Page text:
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Old August 25, 2015, 02:34 PM   #15
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Here's the rifle in question.

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Old August 25, 2015, 02:46 PM   #16
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Time to go back to the gunsmith that built the gun and have him fix the faulty firing pin, before one of those pierced primers lets enough gas loose to reduce that expensive stock to firewood. On a new gun it is not your responsibility to fix the builders mistakes.
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Old August 25, 2015, 02:47 PM   #17
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Classic example of "biscuit cutting" weak firing pin spring, or internal firing pin drag. Install new, correct spring.
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Old August 25, 2015, 03:24 PM   #18
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Quote:
Originally Posted by Offfhand
Classic example of "biscuit cutting" weak firing pin spring, or internal firing pin drag. Install new, correct spring.
This is interesting. I have a lot of experience with Kimber rifles which have a similar bolt to the FN shown above. However, with a Kimber bolt, if you push the safety from the middle position to the fire position you'll need a lot of force and a solid edge to push the firing pin back (via the cocking piece) enough to capture it with the safety. When I was measuring the FN firing pin protrusion yesterday, I moved the safety forward to allow the firing pin to move forward. I thought I would have to go through the same steps to get the firing pin captured with the safety but I was able to turn the cocking piece by hand very easily. I figured there was a difference between the Kimber design and the FN design but would it be indicative of a very weak spring?
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Old August 25, 2015, 03:33 PM   #19
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Yes.
You shouldn't be able to 'easily turn the bolt shroud by hand' and recock a 98 Mauser without pulling the striker back on something.

(Unless you are a lot stronger then I am?)

Quote:
She had two slam fires as well so I think the trigger needs adjusting or the sear/cocking piece engagement if the FN trigger has that feature.
It sounds like that rifle needs to go back to the gunsmith who built it for problem solving.

The rifle in it's present condition is not safe.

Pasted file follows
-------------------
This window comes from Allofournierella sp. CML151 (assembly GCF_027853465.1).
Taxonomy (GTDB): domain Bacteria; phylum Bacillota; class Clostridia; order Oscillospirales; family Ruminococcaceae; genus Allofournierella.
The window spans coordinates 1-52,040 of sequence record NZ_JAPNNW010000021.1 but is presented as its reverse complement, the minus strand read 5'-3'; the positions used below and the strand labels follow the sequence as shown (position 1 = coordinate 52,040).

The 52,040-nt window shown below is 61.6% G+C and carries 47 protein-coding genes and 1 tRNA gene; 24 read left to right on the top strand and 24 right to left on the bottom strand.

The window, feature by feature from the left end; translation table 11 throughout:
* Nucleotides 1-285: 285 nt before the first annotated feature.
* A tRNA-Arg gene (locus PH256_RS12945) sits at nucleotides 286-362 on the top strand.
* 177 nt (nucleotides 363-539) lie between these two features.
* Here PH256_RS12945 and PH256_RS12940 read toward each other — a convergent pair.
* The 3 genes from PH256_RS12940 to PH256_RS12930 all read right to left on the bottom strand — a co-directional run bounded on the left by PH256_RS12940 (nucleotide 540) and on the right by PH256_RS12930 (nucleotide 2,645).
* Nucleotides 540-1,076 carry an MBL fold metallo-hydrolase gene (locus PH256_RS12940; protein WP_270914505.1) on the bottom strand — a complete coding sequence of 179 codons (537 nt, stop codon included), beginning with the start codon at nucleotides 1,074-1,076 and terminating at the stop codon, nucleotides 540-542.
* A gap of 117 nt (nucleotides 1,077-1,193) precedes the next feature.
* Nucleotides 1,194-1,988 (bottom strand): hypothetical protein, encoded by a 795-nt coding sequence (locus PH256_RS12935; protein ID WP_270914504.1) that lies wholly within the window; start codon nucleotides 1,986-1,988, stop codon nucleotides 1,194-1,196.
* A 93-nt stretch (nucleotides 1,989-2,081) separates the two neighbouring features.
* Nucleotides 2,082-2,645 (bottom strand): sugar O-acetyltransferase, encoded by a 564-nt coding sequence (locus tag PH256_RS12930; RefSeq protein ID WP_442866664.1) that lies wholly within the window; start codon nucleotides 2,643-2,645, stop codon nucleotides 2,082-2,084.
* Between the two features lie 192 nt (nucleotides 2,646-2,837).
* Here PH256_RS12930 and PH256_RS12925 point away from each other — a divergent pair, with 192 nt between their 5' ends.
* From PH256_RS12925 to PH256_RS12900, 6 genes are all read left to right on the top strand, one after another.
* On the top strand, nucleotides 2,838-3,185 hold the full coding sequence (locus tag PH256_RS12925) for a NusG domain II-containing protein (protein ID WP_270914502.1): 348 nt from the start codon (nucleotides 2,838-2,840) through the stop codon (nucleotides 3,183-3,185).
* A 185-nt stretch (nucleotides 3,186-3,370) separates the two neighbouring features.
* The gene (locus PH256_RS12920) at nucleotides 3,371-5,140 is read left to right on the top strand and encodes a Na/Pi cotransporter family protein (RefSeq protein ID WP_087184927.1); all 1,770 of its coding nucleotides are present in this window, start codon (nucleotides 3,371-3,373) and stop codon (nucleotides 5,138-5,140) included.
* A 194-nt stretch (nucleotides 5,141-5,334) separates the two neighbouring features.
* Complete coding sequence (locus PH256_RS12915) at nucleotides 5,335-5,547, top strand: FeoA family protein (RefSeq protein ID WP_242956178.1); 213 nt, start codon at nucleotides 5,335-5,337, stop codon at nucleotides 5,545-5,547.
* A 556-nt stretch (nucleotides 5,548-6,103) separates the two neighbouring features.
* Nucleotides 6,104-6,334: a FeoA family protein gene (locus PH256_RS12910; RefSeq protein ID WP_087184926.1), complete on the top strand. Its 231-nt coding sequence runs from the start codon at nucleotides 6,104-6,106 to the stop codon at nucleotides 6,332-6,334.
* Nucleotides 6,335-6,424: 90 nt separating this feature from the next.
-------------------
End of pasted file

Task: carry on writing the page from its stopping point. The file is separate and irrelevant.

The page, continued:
rc
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Old August 25, 2015, 06:59 PM   #20
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Quote:
Originally Posted by rcmodel
It sounds like that rifle needs to go back to the gunsmith who built it for problem solving.

The rifle in it's present condition is not safe.
It's complicated so that's not going to happen. I will however work on the trigger which is far too light for my liking. I will check sear engagement and trigger pull weight and take if from there. I will also replace the firing pin spring with a new part to see if that solves the pierced primer issue. Speaking of that, my interpretation of the issue with a weak firing pin spring is that the expanding primer is able to push the firing pin rearwards which allows the metal to flow excessively. Agree?
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Old August 25, 2015, 07:18 PM   #21
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Checked my FN SPR and it takes a bit of pressure to re-cock the spring (Certainly not what I would call easy, but it isn't hard by any means.

Here are a couple of pics of the primers fired in it.

Lapua .308 brass. 44.8 Grs RL-15 (Work it up in your rifle folks, not a recommendation), 168 Gr SMK @ 2.800, Fed 210 primers, for 2715 ish FPS from a 24" tube.


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Old August 26, 2015, 10:44 PM   #22
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i can tell you the AI actions are notorious for piercing primers in 260rem and the various 6xc type cartridges in medium pressure loads. bushing the firing pin hole is the fix. pm inbound on who to talk to. best of luck.

nice looking rifle btw
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Old August 27, 2015, 12:16 PM   #23
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taliv, thanks for that. Here are a couple of photos of the bolt face and firing pin. I just ordered a few thousand CCI BR4 primers and Berger 130gr Match VLD Target bullets to test out the load, that according to the gunsmith who built the rifle, will put five shots into one hole at 100 yards without piercing primers.